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    30 Best STEAM Activities to Make Learning Fun for Kids of All Ages

    STEM is a critical part of education that teaches kids about science, technology, engineering, and mathematics. STEAM activities include arts and literature to make it more well-rounded so children can understand how the world works around them early on for future success!

    What are STEAM & STEM Activities and Why are They Important?

    Simply put, STEAM & STEM activities are those experiments, tasks, or even games that explain tough and complicated concepts to children in an easy, interactive way. These activities help kids build a strong fundamental understanding of complex principles, which they can build upon in higher grades.

    For many children, one of the most exciting times is when they get to combine their love for technology and art. Therefore, we must develop ways in which kids can have fun while learning about STEAM concepts like engineering or math! 

    STEAM activities are important because

    • They help kids understand how the world works.
    • They can foster a love for learning in kids.
    • They can help kids think creatively and solve problems.
    • They can help kids develop important life skills such as critical thinking, collaboration, and communication.

    30 Fun STEAM and STEM Activities for Kids

    Kids sliding toy cars on plastic race track

    At different ages, kids will be able to engage with STEAM activities in different ways. It’s important to find the right activity for your child’s age and interests.

    Here are thirty fun STEAM and STEM activities for kids according to their ages and grades:

    5 STEAM Activities for Preschoolers (1.5​​–3 years old)

    Young boy playing board game
    1. Play Online Games for Preschoolers: Many websites offer interesting math games for kids where they can learn counting, numbers, shapes, and more through play. These are great for kids who are visual learners and love to play games on the computer.

    Talk about why some things reach the ground faster. Balls, toy cars, blocks, and anything else that can roll down the ramp are great for this activity.

    Through this activity, you engage the children with concepts like friction, gravity, and motion.

    1. Slide Off the Ramp: Gather different things​​—some that can roll and some that can’t. Create colorful ramps with twists and turns. Ask the children to pick up anything they like and let them slide off the ramp.
    2. Make a Rainbow in a Jar: This is a classic STEAM activity that’s perfect for preschoolers! All you need is some water, food coloring, and a jar. Add different colors of food coloring to the water and watch as the colors mix and form a rainbow.

    This activity is great for teaching kids about the color wheel and how different colors can be mixed to create new ones. You can also teach about rainbows and how they are formed.

    1. Build a Pretend Train: This activity is perfect for two to three-year-olds who love trains! You can use small blocks or toy cars to create a track. Ask the child to move the vehicles along the track and make different sounds.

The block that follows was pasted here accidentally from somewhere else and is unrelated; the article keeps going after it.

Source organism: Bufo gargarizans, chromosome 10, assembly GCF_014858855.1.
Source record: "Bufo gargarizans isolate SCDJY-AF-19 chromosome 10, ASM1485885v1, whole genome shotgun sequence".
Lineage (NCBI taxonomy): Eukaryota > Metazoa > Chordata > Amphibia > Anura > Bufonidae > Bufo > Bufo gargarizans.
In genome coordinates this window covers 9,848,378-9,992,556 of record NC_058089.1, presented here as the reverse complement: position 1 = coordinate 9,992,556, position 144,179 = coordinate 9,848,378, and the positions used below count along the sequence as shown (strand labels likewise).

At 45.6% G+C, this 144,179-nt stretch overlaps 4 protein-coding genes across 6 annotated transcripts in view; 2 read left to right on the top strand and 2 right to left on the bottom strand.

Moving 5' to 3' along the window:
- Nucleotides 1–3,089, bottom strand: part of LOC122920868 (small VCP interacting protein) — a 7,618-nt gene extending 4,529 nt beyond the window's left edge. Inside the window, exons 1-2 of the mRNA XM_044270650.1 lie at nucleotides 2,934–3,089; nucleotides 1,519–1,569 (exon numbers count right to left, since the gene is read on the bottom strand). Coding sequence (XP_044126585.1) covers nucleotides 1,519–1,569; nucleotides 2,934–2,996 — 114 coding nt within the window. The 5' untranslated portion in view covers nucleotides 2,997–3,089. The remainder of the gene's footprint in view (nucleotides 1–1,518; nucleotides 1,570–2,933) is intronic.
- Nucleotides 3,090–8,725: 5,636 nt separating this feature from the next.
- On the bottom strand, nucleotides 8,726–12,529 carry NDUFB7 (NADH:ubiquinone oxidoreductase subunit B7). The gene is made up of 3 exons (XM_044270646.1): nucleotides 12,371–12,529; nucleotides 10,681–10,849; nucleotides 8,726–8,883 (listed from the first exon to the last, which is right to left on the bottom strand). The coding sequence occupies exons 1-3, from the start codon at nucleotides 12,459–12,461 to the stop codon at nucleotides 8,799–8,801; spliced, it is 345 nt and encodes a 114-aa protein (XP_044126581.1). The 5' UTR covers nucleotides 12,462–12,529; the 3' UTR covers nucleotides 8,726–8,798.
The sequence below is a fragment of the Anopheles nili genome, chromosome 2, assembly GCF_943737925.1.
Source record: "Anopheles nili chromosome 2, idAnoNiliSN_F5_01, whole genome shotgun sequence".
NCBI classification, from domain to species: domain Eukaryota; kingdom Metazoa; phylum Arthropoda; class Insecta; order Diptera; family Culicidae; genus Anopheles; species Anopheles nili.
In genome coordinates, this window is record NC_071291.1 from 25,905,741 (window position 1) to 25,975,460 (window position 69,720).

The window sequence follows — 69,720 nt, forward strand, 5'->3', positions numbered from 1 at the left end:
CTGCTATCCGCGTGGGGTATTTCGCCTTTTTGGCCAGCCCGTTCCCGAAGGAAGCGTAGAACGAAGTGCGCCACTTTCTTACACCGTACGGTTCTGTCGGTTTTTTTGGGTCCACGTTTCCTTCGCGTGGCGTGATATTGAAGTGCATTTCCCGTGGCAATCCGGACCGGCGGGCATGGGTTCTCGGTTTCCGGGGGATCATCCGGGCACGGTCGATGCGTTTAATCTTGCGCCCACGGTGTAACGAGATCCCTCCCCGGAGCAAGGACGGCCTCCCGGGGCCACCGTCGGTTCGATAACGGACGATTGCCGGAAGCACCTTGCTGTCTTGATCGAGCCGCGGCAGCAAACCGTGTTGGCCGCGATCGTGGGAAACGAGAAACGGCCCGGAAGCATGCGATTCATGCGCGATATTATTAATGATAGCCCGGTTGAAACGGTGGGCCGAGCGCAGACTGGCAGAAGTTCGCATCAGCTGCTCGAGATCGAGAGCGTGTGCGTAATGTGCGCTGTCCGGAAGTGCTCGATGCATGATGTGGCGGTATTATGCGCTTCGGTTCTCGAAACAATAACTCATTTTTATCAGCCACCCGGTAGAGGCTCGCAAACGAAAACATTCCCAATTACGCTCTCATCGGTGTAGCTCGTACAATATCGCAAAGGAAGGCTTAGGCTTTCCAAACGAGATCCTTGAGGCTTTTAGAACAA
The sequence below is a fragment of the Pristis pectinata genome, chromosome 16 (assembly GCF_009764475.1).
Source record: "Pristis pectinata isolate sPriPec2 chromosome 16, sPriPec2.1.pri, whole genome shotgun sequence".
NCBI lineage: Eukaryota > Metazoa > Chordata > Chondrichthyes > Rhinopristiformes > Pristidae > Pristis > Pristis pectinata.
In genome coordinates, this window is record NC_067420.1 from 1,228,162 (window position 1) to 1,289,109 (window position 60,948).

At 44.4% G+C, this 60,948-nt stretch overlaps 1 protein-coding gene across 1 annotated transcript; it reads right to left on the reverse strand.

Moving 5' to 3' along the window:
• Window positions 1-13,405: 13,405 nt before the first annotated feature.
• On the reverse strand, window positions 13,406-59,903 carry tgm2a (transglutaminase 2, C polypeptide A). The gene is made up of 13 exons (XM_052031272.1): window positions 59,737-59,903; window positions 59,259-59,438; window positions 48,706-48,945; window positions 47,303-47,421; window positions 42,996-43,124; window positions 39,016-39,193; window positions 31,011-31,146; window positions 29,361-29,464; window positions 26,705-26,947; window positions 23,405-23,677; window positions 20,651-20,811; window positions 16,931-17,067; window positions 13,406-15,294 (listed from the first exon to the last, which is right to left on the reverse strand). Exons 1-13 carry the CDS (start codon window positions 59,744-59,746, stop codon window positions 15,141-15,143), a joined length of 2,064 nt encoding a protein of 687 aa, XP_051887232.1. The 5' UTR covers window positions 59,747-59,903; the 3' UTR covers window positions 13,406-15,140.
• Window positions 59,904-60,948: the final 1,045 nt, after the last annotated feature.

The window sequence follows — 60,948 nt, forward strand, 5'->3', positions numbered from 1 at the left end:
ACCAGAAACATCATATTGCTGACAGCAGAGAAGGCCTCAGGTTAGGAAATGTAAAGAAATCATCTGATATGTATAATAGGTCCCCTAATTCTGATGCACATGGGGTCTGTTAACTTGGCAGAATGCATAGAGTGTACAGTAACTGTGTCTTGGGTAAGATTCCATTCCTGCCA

You can also extend this activity by adding tunnels, railway crossings, and different routes. This will help the child understand the basic concepts of engineering.

    1. Make Edible Finger Paint: This activity is great for kids who are exploring their sense of taste. You will need some whipping cream, food coloring, and Ziploc bags for this activity. Place a dollop of whipping cream in each Ziploc bag. Add a few drops of food coloring to each bag and mix it around until the color is evenly distributed.

    Now your child can squish, mix, and paint with this edible finger paint! The activity is also great for developing fine motor skills.

    Related Reading: Best Mindblowing Science Activities to Try With Your Preschoolers Today

    5 Fun STEAM Activities for Kindergarten Students (4–6 years old)

    Young boy and girl playing with a train set
    1. The Floor Is Lava: Supply each child or group with plastic cups, popsicle sticks, and index cards. Assign them a work area—it can be a desk or a mat on the floor. Put the jelly bears randomly in the work area.

    Play the song “The Floor Is Lava” by The Kiboomers and ask children to make a sturdy structure using the material they have and put as many jelly bears on top of it to rescue them, as the floor is lava.

    At the end of the game, we count the number of bears a child rescued and discuss what they could do to rescue more bears next time.

    This activity helps kids understand the concepts of engineering and design. And they also learn to work collaboratively (when they are working in groups).

    1. Play Fantasy or Action Games Online: You can explore math learning games for kindergartners at SplashLearn. More than 750,000 teachers use this learning program as a fun resource to encourage their students to learn math and it’s great for learning at home too. Designed to match each child’s skill level, these games are played by over 40 million kids around the world.

    These online educational games are designed to meet core math standards and improve problem-solving skills while having fun.

    1. Make a Caterpillar with an Egg Carton: For this activity, you will need an egg carton, googly eyes, pipe cleaners, scissors, and glue. Cut the egg carton lengthwise in half. On one half of the egg carton, glue two googly eyes near the top of each section. Cut six pipe cleaners in half and glue them on the back of the egg carton for the legs.